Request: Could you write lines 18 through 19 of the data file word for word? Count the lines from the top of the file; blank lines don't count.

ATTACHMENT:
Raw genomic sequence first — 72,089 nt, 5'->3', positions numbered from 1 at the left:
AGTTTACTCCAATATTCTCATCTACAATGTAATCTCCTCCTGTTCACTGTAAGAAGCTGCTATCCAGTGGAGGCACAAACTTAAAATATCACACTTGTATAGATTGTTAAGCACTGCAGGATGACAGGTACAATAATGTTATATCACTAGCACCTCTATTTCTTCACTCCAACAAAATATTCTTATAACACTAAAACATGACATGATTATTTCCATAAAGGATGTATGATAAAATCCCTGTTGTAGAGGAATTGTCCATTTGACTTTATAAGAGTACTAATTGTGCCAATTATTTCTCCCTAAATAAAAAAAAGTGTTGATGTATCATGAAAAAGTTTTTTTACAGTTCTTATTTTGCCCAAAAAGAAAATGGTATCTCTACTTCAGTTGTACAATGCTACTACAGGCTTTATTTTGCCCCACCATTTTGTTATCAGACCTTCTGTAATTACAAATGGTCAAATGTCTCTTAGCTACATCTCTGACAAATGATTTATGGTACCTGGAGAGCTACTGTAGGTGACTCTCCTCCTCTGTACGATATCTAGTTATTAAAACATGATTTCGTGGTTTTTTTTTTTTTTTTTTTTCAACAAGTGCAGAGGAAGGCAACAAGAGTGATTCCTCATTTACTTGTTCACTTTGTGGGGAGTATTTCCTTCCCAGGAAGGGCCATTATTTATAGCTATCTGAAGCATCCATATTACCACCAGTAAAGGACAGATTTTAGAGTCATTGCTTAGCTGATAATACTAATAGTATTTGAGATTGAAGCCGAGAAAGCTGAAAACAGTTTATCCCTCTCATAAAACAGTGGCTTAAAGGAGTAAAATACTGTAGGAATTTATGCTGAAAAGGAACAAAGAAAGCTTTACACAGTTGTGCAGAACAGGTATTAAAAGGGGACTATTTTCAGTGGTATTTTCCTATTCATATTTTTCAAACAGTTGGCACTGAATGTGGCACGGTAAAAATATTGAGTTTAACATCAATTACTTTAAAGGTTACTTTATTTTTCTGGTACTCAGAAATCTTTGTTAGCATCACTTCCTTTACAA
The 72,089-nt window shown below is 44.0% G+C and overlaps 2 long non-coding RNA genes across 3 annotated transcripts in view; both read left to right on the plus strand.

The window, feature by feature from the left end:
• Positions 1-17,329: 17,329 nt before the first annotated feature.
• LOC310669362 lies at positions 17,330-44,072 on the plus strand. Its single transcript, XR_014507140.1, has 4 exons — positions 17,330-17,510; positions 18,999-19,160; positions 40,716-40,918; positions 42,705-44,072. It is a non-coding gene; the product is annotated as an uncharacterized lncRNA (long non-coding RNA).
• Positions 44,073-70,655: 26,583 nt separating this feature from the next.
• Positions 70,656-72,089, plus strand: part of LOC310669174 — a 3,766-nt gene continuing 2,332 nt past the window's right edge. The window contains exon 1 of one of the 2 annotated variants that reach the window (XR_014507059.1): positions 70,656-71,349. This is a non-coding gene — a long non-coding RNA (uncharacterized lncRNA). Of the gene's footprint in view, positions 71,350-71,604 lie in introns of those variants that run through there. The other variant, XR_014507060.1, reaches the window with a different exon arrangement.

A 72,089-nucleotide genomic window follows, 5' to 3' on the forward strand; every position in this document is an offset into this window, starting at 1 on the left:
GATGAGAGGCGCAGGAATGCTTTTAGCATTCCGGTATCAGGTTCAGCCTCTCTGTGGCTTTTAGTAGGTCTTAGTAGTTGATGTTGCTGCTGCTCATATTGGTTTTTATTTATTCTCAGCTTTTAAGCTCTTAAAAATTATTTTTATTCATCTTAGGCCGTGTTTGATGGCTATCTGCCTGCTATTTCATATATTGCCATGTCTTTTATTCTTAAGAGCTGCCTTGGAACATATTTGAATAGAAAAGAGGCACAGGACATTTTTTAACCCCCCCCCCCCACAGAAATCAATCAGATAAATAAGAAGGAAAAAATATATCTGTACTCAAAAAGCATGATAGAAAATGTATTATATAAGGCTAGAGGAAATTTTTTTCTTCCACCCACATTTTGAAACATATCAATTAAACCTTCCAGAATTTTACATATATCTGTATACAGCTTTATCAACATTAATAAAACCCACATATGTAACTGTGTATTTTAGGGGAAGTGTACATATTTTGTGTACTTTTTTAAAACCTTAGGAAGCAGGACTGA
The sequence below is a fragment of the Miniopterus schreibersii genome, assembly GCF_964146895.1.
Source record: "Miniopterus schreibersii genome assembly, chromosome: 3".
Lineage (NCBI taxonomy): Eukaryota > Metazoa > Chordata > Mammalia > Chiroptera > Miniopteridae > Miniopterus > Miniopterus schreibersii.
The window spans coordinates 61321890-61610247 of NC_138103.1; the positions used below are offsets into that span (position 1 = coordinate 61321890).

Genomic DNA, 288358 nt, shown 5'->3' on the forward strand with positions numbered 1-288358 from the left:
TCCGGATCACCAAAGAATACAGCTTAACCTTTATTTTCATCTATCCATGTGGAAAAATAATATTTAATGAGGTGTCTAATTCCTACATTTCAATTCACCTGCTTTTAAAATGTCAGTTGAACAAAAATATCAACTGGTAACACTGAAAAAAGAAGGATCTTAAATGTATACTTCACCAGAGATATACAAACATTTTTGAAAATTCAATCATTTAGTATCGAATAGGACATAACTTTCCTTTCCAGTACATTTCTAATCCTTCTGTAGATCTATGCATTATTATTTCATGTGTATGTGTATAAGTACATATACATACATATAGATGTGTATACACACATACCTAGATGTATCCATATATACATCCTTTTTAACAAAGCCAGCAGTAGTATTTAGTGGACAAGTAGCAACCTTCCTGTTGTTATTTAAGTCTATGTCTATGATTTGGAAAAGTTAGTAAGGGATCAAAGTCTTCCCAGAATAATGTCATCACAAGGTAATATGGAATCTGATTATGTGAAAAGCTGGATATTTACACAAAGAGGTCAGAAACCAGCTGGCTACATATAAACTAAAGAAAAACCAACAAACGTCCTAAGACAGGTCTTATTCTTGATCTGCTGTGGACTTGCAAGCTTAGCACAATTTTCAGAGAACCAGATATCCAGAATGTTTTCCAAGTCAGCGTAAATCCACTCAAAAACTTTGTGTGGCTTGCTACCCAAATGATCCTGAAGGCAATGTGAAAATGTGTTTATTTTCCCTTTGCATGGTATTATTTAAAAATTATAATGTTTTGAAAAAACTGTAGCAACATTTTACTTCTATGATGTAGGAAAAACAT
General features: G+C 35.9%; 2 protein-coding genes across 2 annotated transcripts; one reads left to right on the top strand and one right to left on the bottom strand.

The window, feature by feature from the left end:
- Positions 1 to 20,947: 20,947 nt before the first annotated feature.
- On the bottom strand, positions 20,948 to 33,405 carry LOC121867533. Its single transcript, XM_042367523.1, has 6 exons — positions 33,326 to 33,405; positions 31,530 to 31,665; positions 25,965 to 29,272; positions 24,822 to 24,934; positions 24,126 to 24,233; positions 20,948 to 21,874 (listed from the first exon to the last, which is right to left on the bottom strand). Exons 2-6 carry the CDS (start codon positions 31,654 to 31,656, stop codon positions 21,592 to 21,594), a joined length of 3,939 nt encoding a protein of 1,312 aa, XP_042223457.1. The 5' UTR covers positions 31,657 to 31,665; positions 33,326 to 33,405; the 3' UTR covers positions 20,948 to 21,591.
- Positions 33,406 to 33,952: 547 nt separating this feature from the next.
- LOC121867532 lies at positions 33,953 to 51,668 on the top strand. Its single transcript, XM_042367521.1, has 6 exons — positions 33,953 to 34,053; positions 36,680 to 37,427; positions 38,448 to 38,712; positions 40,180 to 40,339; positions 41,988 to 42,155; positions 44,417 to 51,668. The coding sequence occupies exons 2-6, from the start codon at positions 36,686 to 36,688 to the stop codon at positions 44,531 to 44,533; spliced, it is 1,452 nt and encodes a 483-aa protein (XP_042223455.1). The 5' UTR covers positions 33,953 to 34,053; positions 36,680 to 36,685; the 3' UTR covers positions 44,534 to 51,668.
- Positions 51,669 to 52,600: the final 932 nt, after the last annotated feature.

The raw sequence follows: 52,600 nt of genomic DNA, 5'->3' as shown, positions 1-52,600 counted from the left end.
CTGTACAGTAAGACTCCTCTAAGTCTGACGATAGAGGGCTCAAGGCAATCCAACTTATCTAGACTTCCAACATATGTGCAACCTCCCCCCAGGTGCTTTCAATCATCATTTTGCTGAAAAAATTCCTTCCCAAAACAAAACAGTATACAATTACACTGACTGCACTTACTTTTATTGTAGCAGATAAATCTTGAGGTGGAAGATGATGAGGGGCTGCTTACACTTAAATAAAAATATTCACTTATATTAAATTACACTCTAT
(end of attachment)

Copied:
The window, feature by feature from the left end:
- Positions 1 to 20,947: 20,947 nt before the first annotated feature.